China Power | Politics | East Asia

Explaining China’s Assertive Approach to the Hong Kong Protests

The CCP’s hardline on Hong Kong risks a global backlash, but it is in line with the Party’s central goal: survival.

Explaining China’s Assertive Approach to the Hong Kong Protests

Pro-China protesters wave national flags inside a shopping mall in Hong Kong, Sept. 24, 2019.

Credit: AP Photo/Vincent Yu

Amid the external pressure of the U.S.-China trade war and growing criticisms of the Xinjiang re-education camps, coupled with skyrocketing pork prices at home, Beijing took advantage of the Hong Kong issue to launch a nationwide campaign for safeguarding China’s sovereignty against separatism and foreign instigation. The combative official narrative that permeated news networks, Baidu search engine results, and popular social media with such force is puzzling given that the protests started mildly and focused on appeals for autonomy. Marked exposure and overhyping of separatism risked discrediting the “one country two systems” setup and led to accusations of ineffective governance as well as generating further tension with the U.S. and the EU. This poses the question of why the Chinese Communist Party (CCP) adopted these unnecessary measures, which served to exacerbate international conflicts and widen the Mainland-Hong Kong division.

A clue can be found in the first eight characters of the theme of the 19th CCP National Congress –“不忘初心,牢记使命,” which translates to “Remain true to our original aspiration and keep our mission firmly in mind.” The implication is that ideological cohesion should be at the core of governance – especially in unsettling times.

When scholars and analysts are asked to list China’s key national interests, the security of the CCP and its leadership would easily come out on top. In understanding the factors and scenarios most threatening to the CCP’s preservation, Chinese leadership often refer to the collapse of the Soviet Union as a warning. As early as January 2013, having just assumed the CCP’s top post, Xi Jinping remarked that the failure of the USSR was largely due to a failure to stand firm on its core ideologies. As Xi put it, “when the ideology was in chaos, the party organizations became useless and lost its command over the army.” This was followed by the command for CCP officials at all levels to watch videos on the collapse of the Soviet Union.

Thus, haunted by the Soviet collapse, the CCP leadership launched a grand “remain true to our original aspiration and keep our mission firmly in mind”-themed education campaign to ensure the devotion of party members as the Hong Kong protests coupled with heightened external pressure. The concern for ideological cohesion and belief in the system is demonstrated in Xi’s call for confidence and unity in the face of “a complex external environment and mounting pressure.”

The ideological warfare within the bureaucracy is accompanied by stoking the idea of a separatist threat in the public eye in order to inflame nationalist sentiments. As the leadership is aware that the appeal of communist ideologies has declined and that population’s loyalty toward the party is not discernable, nationalism became the tool of choice for conducting ideological warfare in the public dimension.

Enjoying this article? Click here to subscribe for full access. Just $5 a month.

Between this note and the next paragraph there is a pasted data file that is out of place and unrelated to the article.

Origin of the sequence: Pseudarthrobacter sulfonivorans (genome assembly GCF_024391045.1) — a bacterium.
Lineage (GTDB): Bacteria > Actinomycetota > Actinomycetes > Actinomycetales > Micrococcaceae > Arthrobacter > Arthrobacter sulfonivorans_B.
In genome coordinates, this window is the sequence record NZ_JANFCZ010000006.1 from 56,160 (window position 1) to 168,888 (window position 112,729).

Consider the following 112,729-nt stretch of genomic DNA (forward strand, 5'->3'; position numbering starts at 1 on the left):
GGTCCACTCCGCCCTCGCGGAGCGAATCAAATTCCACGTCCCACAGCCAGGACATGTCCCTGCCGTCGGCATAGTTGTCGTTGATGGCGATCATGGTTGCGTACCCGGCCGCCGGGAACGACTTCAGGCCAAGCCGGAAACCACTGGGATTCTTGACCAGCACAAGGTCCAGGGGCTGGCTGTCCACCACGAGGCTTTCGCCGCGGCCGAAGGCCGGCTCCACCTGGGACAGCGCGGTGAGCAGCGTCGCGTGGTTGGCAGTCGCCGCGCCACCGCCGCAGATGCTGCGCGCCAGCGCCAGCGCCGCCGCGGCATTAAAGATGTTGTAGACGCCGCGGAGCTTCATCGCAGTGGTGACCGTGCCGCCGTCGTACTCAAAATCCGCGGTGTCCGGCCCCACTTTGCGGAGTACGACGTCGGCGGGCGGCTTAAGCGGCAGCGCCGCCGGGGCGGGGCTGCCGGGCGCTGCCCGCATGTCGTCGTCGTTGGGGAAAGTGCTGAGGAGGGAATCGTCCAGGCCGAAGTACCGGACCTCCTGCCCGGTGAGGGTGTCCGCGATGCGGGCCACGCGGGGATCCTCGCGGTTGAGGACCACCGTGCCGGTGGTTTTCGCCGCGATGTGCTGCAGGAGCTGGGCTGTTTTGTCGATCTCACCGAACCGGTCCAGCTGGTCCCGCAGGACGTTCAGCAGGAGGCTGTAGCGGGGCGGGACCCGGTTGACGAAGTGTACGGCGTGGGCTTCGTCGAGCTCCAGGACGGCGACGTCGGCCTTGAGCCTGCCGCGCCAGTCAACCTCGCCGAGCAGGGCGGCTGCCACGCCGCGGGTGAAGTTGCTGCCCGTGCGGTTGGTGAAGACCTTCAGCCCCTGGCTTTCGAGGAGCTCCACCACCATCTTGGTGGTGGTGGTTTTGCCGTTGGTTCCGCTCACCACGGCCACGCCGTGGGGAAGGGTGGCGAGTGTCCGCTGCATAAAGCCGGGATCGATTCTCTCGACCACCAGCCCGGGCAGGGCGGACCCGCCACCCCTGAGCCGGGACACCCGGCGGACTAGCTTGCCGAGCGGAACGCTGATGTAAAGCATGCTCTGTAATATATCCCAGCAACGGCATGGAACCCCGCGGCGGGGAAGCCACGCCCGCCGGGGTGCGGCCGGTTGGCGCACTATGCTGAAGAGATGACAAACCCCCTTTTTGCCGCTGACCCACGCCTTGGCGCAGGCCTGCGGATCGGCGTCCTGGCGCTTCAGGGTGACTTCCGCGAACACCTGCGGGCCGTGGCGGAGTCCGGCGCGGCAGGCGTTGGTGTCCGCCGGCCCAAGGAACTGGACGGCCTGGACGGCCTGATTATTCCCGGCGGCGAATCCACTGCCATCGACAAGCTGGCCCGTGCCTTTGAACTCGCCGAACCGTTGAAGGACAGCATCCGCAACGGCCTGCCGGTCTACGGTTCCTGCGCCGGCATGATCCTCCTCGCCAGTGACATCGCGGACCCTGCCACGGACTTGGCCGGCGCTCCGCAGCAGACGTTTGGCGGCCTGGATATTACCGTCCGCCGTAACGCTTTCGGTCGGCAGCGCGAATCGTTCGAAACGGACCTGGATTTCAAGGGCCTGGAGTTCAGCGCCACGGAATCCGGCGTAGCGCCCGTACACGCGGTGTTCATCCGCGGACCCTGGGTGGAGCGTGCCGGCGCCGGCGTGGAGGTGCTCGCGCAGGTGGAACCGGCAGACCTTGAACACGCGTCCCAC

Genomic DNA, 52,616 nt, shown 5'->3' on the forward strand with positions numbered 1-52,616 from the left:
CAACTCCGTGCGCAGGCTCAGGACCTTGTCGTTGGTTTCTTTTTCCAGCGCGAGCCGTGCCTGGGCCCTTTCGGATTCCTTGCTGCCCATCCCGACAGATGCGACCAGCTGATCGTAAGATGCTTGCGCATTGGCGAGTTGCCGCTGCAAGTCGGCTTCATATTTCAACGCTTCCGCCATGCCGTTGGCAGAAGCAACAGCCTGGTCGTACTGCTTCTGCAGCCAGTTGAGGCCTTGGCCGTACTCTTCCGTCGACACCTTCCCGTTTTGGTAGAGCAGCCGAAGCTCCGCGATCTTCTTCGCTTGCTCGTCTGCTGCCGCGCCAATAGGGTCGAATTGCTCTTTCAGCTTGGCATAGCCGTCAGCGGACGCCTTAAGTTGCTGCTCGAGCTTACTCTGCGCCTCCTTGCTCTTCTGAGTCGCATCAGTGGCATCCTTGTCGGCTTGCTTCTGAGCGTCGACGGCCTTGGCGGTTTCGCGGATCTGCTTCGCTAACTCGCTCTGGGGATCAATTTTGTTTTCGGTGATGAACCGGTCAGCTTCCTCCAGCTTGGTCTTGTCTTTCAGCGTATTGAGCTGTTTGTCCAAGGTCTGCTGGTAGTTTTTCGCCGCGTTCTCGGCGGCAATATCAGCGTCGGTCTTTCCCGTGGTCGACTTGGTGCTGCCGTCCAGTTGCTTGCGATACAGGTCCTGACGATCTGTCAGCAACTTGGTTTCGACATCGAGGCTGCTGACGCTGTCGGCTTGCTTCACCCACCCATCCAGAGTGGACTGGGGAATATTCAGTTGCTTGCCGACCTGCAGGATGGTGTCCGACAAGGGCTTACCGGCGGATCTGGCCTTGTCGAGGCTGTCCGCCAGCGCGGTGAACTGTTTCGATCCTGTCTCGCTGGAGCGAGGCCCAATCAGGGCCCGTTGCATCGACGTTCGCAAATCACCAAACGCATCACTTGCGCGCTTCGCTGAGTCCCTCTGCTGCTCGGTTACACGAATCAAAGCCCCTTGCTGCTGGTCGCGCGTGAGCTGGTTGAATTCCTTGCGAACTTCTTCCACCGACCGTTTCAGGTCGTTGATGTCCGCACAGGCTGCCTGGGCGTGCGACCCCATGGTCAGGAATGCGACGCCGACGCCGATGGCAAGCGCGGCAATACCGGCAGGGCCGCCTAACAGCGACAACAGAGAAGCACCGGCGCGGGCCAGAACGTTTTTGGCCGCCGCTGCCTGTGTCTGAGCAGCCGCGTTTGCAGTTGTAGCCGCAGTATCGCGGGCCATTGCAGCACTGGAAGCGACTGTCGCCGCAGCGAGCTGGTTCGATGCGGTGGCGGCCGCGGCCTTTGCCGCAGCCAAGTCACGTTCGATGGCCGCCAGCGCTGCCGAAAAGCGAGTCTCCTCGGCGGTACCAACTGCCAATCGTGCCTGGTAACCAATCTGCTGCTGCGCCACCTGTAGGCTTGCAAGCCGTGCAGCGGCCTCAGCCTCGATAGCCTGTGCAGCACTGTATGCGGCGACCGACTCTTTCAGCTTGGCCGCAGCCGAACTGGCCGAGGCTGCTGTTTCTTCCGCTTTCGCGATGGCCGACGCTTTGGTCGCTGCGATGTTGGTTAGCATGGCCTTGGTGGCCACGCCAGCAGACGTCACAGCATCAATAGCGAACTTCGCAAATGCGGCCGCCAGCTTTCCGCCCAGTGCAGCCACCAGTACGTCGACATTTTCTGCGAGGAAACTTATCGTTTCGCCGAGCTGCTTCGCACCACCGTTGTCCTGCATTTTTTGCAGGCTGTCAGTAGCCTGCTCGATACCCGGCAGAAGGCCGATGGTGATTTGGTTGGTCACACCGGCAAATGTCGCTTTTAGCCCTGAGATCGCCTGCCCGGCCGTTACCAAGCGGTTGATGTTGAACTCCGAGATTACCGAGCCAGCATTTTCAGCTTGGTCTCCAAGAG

Propelled by the CCP’s paranoia for internal turbulence while under threat and the Tiananmen incident experience — which demonstrated that even the smallest of compromises could lead to landslide public opposition — the leadership marshaled ethnocentric public outrage over the Hong Kong protests. The goal was to deter forces, either domestic or foreign, from challenging the Party’s authority.

As a result, images of Chinese diplomats and ministry spokespeople lashing out at “foreign instigators in Hong Kong” sprouted on short video app Douyin, and officially backed demonstrations of nationalist pride on school campuses and streets pervaded social media network Weibo. The display of such assertiveness should be interpreted as the government’s attempts at projecting strength toward the domestic realm – the CCP’s main audience.

Despite the evident risks, the intensity of the nationalistic campaign also runs along with the rationale of securing Xi’s authority, especially amid speculation that the Central Committee’s fourth plenary session was delayed due to internal power struggles. While Xi’s consolidation of power has seemingly eliminated dissenting voices at all levels of the Chinese state, there is still a considerable number of officials, intellectuals, and entrepreneurs within the establishment holding democratic values in favor of political reform. Also, the centralization of power in Xi thanks to the removal of presidential term limits also implies greater responsibility and vulnerability in case of governance setbacks. The nationalism warfare can thus be treated as a measure to counter domestic challenges, especially given that China’s GDP growth has slumped to its lowest in 27 years.

The view that the leadership’s combative nationalistic campaign is in essence aimed at domestic audiences also explains why China was quick to back down during the NBA dispute. Faced with the grave concern that deepening conflicts could derail trade talks with the United States and due to the risk of stoking global support for Hong Kong, China systematically quelled public protests against the NBA by enforcing silence on the issue and censoring related social media contents.

Although the famous recommendation that “to resist foreign aggression we must first pacify the home” (攘外必先安内) came from Chiang Kai-shek, it has been a doctrine for Chinese leaders throughout history.

Jo Kim holds an M.L. in international politics at Fudan University. Kim currently resides in Shanghai and is an active observer in cross-strait relations.